FROM Emily Pierce
Brinksmanship and the Blame Game Before anyone knew for sure there would be a government shutdown at midnight tonight, Democrats and Republicans were blaming each other. At least in public, there was more talk about political fallout than there was about making a deal, with polls showing Republicans faring the worst. Meantime, the crisis atmosphere has given ideological groups and potential candidates a great chance to raise money from ardent supporters. With a few hours remaining, we look at the options for a possible settlement and at the likely consequences of halting many federal services.
Senate Votes on Spending Bill, Obamacare The Senate has voted has voted unanimously to go ahead with a spending plan that avoids a government shutdown. That's despite the efforts of Texas Republican Senate Ted Cruz. He set a modern record last night and this morning by talking for 21 hours. He was protesting the Affordable Care Act, but he wasn't always talking about Obamacare. At one point, he even ready from Dr. Seuss' Green Eggs and Ham. Emily Pierce is deputy editor for Roll Call magazine.
Senate Compromises on Healthcare Bill On his way to Europe to pick up his Nobel Prize, the President today commended Democrats in the Senate for an agreement arrived at last night to dispose of one of the most controversial aspects of health care reform, the so-called "public option." We hear what's known so far about the details of the deal, and find out what happened yesterday with regard to Medicare and abortion.
Centrist Senate Democrats Declare Independence from Obama In the Congress, the Democratic majority is divided between liberals and moderates, who call themselves Blue Dogs and often vote with Republicans. In the Senate, the party had been more unified. President Obama says the financial crisis makes it more urgent than ever to take on expensive projects like healthcare, education reform and global warming. Today, a group of moderate Democratic Senators, led by Evan Bayh of Indiana, declared they have their doubts . Roll Call's Emily Pierce has more on this new challenge for President Obama.
Children's Healthcare Coverage Becomes 'Philosophical' Battle President Bush and the Republican Congress created the Medicare prescription drug benefit in 2003 . No new revenue was provided to fund almost $330 billion for five years of increased costs. Now, at a cost of $56 billion in five years, Democrats and some Republicans want to increase health coverage for millions of uninsured children—by raising the tax on tobacco. But President Bush says that's a step toward "government-run healthcare." The dispute is coming to a head this week as Congress debates the State Children's Health Insurance Program , which has to be re-authorized before it expires in September. Why has SCHIP become a political football? Would increasing it be a step toward universal healthcare? Do such well-intentioned stop-gaps prevent comprehensive healthcare reform?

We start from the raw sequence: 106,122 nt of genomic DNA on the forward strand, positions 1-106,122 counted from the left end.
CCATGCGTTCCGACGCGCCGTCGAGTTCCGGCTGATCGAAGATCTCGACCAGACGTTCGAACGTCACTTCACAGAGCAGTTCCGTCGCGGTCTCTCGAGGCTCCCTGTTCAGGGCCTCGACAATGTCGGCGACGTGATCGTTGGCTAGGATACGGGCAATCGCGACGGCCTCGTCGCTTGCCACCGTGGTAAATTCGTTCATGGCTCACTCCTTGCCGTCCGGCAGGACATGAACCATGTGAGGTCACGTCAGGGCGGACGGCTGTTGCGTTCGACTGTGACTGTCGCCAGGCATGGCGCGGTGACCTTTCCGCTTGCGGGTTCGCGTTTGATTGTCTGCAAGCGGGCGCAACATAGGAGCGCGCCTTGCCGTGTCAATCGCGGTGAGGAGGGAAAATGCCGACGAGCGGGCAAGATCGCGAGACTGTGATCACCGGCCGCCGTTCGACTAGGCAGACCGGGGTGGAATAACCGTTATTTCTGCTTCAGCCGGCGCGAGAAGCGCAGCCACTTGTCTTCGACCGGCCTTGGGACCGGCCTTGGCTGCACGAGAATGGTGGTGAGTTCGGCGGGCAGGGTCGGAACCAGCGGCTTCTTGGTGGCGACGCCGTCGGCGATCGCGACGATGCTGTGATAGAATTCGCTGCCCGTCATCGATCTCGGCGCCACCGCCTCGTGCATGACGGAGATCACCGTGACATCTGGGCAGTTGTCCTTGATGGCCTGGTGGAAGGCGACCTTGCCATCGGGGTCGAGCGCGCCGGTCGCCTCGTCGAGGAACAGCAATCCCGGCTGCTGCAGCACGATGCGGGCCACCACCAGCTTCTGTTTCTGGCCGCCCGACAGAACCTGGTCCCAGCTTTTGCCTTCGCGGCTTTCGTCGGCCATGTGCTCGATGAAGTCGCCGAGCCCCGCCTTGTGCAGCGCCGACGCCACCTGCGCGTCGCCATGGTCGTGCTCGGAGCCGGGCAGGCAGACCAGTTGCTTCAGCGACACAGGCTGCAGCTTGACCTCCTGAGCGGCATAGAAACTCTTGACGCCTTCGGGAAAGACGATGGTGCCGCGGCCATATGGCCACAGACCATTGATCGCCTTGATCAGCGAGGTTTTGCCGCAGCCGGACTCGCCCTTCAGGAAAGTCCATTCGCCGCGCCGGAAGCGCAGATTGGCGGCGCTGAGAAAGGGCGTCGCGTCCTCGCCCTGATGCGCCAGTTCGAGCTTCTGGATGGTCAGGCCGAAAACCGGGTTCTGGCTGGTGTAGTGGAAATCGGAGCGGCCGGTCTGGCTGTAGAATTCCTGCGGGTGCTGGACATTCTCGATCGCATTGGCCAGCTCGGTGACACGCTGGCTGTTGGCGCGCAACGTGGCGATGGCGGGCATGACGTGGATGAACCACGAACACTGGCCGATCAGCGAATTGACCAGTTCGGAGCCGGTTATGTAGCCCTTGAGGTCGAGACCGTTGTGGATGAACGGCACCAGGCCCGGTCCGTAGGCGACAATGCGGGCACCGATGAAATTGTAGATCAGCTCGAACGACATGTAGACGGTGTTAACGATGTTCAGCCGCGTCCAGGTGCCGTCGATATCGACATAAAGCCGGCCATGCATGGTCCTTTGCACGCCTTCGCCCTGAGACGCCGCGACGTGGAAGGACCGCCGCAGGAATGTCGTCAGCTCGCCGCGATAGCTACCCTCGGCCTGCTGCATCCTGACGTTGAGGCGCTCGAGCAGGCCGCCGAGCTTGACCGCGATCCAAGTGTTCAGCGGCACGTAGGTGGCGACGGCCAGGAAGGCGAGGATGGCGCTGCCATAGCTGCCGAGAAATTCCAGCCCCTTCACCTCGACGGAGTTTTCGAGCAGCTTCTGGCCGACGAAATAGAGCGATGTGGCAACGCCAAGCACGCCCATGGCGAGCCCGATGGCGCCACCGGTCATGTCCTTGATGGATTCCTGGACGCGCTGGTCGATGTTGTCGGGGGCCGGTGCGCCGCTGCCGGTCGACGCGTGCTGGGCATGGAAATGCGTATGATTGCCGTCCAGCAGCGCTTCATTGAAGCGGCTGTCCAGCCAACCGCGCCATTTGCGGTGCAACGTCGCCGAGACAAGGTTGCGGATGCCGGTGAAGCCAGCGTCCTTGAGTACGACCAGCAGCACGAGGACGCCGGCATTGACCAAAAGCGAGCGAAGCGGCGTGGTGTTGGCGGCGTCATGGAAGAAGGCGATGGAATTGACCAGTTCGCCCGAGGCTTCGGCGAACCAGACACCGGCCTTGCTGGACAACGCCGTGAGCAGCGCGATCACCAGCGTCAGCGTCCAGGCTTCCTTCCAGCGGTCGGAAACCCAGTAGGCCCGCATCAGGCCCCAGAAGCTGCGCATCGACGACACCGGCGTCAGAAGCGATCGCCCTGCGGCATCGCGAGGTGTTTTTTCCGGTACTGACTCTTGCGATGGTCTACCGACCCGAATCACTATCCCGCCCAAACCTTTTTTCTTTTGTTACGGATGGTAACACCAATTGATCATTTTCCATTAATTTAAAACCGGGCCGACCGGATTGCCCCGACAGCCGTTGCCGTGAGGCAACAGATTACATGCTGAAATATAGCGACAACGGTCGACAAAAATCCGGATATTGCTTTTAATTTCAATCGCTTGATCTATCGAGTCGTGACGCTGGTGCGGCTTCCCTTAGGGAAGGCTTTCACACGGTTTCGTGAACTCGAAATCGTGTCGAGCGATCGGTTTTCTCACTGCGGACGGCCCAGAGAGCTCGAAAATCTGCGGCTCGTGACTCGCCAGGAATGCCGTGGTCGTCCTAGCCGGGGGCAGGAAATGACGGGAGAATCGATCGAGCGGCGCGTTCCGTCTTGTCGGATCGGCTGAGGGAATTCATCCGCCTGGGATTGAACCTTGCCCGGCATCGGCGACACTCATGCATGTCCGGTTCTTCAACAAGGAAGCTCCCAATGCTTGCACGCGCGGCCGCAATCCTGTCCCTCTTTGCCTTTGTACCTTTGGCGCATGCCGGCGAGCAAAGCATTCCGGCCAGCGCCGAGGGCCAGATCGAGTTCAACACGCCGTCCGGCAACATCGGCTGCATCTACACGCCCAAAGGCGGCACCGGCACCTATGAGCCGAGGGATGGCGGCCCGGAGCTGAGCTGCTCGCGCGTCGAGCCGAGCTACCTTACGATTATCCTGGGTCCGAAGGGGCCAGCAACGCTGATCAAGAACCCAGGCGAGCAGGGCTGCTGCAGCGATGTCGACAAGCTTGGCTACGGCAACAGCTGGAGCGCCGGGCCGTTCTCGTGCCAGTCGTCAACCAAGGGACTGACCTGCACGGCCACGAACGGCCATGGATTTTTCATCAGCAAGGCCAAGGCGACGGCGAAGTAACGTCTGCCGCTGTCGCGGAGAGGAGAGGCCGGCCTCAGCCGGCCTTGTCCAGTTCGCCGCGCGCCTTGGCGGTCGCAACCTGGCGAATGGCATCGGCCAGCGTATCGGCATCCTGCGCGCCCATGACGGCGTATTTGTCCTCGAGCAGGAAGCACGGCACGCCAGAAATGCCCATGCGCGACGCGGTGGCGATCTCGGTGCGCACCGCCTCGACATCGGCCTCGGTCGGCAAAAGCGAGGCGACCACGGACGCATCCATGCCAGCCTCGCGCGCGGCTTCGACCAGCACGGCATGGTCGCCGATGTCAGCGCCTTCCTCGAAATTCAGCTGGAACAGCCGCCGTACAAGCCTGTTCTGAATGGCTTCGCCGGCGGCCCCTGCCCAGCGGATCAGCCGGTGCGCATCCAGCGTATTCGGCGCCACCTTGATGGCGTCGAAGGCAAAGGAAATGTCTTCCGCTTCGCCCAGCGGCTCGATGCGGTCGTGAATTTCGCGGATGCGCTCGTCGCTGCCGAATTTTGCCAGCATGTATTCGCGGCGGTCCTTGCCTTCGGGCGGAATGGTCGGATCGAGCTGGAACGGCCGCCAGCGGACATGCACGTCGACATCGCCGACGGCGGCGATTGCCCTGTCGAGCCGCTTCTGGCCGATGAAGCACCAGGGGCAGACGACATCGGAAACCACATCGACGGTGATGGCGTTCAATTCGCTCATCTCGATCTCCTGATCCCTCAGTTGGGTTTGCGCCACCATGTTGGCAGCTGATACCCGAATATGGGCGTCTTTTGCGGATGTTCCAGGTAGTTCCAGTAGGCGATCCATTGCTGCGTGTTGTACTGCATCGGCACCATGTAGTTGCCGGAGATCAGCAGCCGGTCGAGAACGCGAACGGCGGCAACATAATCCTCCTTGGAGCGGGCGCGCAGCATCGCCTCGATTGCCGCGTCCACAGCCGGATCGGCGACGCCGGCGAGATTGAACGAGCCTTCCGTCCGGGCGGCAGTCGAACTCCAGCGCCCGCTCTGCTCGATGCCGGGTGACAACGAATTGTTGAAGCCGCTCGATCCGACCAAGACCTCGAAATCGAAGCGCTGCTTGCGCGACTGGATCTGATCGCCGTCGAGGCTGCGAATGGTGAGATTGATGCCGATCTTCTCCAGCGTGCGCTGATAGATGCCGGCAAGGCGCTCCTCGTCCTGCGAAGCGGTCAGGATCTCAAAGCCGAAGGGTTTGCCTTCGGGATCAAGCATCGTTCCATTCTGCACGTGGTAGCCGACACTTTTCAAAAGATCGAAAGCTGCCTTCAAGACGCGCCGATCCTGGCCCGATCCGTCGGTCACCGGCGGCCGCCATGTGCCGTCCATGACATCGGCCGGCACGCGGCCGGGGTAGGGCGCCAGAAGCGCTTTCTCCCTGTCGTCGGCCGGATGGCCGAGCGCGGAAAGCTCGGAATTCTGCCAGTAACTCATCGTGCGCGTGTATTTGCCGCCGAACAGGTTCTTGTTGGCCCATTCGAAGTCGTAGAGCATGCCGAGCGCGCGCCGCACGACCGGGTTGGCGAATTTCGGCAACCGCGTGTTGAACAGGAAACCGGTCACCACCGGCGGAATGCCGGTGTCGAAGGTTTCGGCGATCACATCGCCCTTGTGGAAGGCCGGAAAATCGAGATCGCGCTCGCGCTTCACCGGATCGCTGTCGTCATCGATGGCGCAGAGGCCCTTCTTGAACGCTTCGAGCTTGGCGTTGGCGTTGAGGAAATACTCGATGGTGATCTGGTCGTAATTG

Senate Debates Military Draw-down in Iraq Democratic Senate leaders staged an all-night debate on their plan to give President Bush just 120 days to start bringing troops home from Iraq. Republicans called it a "circus," a "mockery" and "Kabuki theater." Before noon today, the Democrats lost a procedural vote to cut off debate. Yet, despite today's outcome, there's no doubt that many Republicans are uncomfortable about the President's course in Iraq —especially those who are up for re-election next year, and back an alternative that incorporates recommendations of the Iraq Study Group . Meantime, polls show that a majority of Americans think it's time for the troops to come home. We hear about the marathon session and what's next for efforts to force the President to change direction. We also talk to authorities about troop withdrawal, whether the "surge" still has a chance or if it is only postponing the inevitable.
White House flip flops: NATO, Syria and China In less than 100 days, President Trump has contradicted himself on a host of foreign policy issues — Syria, NATO, China and Vladimir Putin’s Russia. Is it a strength — or a weakness — for the United States when the world of power politics never knows what to expect?
Will the march for science politicize objective research? Protesters are gathering all over the country for tomorrow's Earth Day March for Science. Since President Trump has proposed massive cuts in basic scientific research, will the movement be perceived as partisan politics — whether scientists themselves like it or not?